Monday, June 20, 2005

Health Insurance and the Dangers of Making Assertions without Empirical Evidence

This week is easy. Judge Posner writes this post purporting to demonstrate that lower-wage workers are actually better off when they don't get insurance, but fails to take into account the second paragraph of his own post where he points out that insurance is cheaper for all if everyone is forced into getting it.

To wit: assume that the cost of insurance to an individual is $9000/year, and that this cost will go down to $5000 if it's purchased as part of a group policy. Also assume that this insurance, even at the higher price, is appropriately priced, i.e. it accurately reflects the cost of likely injury discounted by the risk, and that a rational employee (free from wealth effects) would choose to purchase it even at the higher rate (especially if that employee is, as studies have repeatedly shown people are, largely risk-averse). Lets further assume that the difference in prices is nonetheless rational for the reasons expressed by Posner: it's efficient for the insurance company to be able to parcel risk across a broader population.

Now lets take Posner's figures and correct them with this in mind.

Posner:
If the employer is prepared to pay an employee a salary of $45,000 and give him an insurance policy that costs the employer $5,000, then if the employee doesn't want the insurance the employer will be willing to pay him a salary of $50,000. Suppose the employee has no significant assets--a realistic assumption if he is a low-income employee. Then if he becomes ill he'll be able to obtain medical care free of charge under Medicaid, though it will be of lower quality than paid-for care. Suppose the value of that lower-quality care is only $3,000. Nevertheless the employee is better off without the insurance; his net income will be $53,000 ($50,000 in salary plus $3,000 in insurance value) versus $50,000 ($45,000 in salary plus an insurance policy worth $5,000) with the insurance.

Crit Cowboy:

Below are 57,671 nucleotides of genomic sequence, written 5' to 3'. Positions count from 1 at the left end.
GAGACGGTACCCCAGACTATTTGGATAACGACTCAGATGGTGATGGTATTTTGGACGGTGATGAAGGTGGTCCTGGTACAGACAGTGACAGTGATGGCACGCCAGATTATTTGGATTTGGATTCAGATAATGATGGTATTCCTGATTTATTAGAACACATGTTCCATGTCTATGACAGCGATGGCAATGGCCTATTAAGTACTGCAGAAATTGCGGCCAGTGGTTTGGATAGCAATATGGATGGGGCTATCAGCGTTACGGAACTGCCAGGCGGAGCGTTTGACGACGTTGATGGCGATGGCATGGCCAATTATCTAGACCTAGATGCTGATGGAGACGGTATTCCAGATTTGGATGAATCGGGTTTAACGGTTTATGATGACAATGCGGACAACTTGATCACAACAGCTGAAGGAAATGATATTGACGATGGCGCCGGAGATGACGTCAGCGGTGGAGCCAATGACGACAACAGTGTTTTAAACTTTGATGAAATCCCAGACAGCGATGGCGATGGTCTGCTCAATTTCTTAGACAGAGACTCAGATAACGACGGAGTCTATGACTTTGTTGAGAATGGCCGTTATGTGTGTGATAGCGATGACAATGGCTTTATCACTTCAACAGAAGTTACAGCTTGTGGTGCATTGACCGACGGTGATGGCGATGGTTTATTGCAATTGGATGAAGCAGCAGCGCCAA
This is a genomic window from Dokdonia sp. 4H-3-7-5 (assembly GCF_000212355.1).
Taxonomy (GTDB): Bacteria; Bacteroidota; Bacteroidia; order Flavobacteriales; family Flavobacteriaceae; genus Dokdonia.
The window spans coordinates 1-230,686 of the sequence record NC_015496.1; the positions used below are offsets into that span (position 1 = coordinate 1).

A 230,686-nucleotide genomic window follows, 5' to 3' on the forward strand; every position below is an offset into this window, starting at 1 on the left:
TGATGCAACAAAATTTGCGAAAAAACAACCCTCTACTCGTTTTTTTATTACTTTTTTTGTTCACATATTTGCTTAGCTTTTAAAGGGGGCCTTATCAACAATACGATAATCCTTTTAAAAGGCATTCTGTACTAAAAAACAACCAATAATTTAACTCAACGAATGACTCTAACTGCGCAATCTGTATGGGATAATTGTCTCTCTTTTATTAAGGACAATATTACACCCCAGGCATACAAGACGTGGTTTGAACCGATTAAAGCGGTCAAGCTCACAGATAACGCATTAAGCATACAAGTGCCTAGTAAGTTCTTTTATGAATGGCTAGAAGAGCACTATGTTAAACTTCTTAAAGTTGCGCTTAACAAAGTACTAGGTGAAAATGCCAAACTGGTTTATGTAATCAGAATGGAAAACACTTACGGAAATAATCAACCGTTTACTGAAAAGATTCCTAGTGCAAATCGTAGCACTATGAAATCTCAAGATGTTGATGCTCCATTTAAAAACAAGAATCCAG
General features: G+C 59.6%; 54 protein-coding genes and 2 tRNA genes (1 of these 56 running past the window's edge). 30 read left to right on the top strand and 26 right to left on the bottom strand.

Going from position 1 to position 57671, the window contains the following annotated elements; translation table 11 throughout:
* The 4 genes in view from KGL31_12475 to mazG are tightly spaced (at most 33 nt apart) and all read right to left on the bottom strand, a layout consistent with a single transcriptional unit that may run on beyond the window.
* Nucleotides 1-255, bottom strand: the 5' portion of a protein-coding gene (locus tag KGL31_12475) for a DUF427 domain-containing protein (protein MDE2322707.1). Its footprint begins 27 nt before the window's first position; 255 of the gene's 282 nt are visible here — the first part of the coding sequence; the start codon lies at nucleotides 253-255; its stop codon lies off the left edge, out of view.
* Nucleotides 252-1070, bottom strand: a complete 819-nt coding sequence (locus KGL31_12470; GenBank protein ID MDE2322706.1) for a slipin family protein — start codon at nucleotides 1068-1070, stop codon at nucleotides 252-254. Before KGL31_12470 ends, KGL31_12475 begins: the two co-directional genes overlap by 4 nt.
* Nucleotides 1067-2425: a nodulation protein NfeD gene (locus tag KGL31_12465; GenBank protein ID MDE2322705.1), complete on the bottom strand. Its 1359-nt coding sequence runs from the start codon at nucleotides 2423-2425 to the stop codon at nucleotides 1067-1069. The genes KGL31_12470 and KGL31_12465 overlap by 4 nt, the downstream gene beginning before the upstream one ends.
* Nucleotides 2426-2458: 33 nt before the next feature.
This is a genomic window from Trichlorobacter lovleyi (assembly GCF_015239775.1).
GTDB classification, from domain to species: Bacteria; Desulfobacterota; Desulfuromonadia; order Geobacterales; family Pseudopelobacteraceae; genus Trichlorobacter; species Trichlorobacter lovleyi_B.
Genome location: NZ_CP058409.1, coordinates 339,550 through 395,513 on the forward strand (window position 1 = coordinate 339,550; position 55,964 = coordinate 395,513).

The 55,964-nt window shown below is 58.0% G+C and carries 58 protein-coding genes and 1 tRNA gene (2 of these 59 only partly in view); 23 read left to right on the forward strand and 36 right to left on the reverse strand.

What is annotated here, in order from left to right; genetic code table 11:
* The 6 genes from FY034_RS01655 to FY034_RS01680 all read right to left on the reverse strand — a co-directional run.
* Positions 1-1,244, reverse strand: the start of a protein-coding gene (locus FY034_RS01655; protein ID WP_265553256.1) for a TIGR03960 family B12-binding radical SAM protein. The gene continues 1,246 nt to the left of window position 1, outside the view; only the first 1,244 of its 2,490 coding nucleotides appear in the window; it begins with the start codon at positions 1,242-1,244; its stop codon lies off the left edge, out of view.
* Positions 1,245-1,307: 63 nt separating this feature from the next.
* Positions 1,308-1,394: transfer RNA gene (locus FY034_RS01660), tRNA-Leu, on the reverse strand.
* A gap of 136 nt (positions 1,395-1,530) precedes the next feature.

If the employer is prepared to pay an employee a salary of $45,000 and give him an insurance policy that costs the employer $5,000, then if the employee is forced to purchase his own insurance, the employer will be willing to pay him a salary of $50,000, but the employee will have to spend $9,000 of his own money on insurance, suffering a net personal loss of $4,000. Alternatively, he can forego medical insurance altogether. Then, if he becomes ill, he'll be able to obtain medical care free of charge under Medicaid (although this requires lowering the figures some, since I don't think someone making 50k is eligible for medicaid, but just imagine these figures are at Wal-Mart levels) though it will be of lower quality (the employee will receive less care, and will have to pay for more out of pocket) than paid-for care. Suppose the value of that lower-quality care is only $3,000. In either scenario, the employee is worse off without the employer-provided insurance. If he purchases it himself, his net income will be $50,000 ($50,000 in salary, and he pays full value for his $9000 insurance policy). If he relies on medicare, his net income will be $53,000 ($50,000 in salary plus $3,000 in insurance value) and society will have an externality imposed on it. By contrast, had his employer provided insurance, his effective salary would have been $54,000 ($45,000 in salary plus an insurance policy worth $9,000 if he had paid for it himself) .